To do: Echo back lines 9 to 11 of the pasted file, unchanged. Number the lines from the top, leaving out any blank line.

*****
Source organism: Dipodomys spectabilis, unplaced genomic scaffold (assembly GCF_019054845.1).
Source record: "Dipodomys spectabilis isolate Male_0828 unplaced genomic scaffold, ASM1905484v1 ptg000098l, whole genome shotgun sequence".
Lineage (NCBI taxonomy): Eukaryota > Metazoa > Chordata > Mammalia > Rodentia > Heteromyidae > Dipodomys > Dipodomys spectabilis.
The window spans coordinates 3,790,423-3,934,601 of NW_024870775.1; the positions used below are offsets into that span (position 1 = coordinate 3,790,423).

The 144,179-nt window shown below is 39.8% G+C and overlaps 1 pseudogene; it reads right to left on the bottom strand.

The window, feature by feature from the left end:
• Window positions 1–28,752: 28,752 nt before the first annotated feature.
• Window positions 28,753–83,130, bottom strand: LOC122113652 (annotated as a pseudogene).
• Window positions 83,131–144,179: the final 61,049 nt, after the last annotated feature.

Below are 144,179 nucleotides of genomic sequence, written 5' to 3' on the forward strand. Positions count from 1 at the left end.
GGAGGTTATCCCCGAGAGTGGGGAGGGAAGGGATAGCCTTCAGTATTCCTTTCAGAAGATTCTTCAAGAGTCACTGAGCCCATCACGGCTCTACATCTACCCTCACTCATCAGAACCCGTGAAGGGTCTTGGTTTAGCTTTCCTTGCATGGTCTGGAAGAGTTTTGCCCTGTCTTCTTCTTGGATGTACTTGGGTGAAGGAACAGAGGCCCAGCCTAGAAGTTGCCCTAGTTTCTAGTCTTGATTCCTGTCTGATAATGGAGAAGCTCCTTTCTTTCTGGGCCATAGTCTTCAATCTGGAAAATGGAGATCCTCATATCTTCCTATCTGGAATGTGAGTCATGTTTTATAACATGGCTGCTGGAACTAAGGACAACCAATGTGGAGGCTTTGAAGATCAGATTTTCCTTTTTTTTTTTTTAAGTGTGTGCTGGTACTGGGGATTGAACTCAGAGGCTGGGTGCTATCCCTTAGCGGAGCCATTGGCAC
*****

• Window positions 83,131–144,179: the final 61,049 nt, after the last annotated feature.

Below are 144,179 nucleotides of genomic sequence, written 5' to 3' on the forward strand. Positions count from 1 at the left end.
GGAGGTTATCCCCGAGAGTGGGGAGGGAAGGGATAGCCTTCAGTATTCCTTTCAGAAGATTCTTCAAGAGTCACTGAGCCCATCACGGCTCTACATCTACCCTCACTCATCAGAACCCGTGAAGGGTCTTGGTTTAGCTTTCCTTGCATGGTCTGGAAGAGTTTTGCCCTGTCTTCTTCTTGGATGTACTTGGGTGAAGGAACAGAGGCCCAGCCTAGAAGTTGCCCTAGTTTCTAGTCTTGATTCCTGTCTGATAATGGAGAAGCTCCTTTCTTTCTGGGCCATAGTCTTCAATCTGGAAAATGGAGATCCTCATATCTTCCTATCTGGAATGTGAGTCATGTTTTATAACATGGCTGCTGGAACTAAGGACAACCAATGTGGAGGCTTTGAAGATCAGATTTTCCTTTTTTTTTTTTTAAGTGTGTGCTGGTACTGGGGATTGAACTCAGAGGCTGGGTGCTATCCCTTAGCGGAGCCATTGGCAC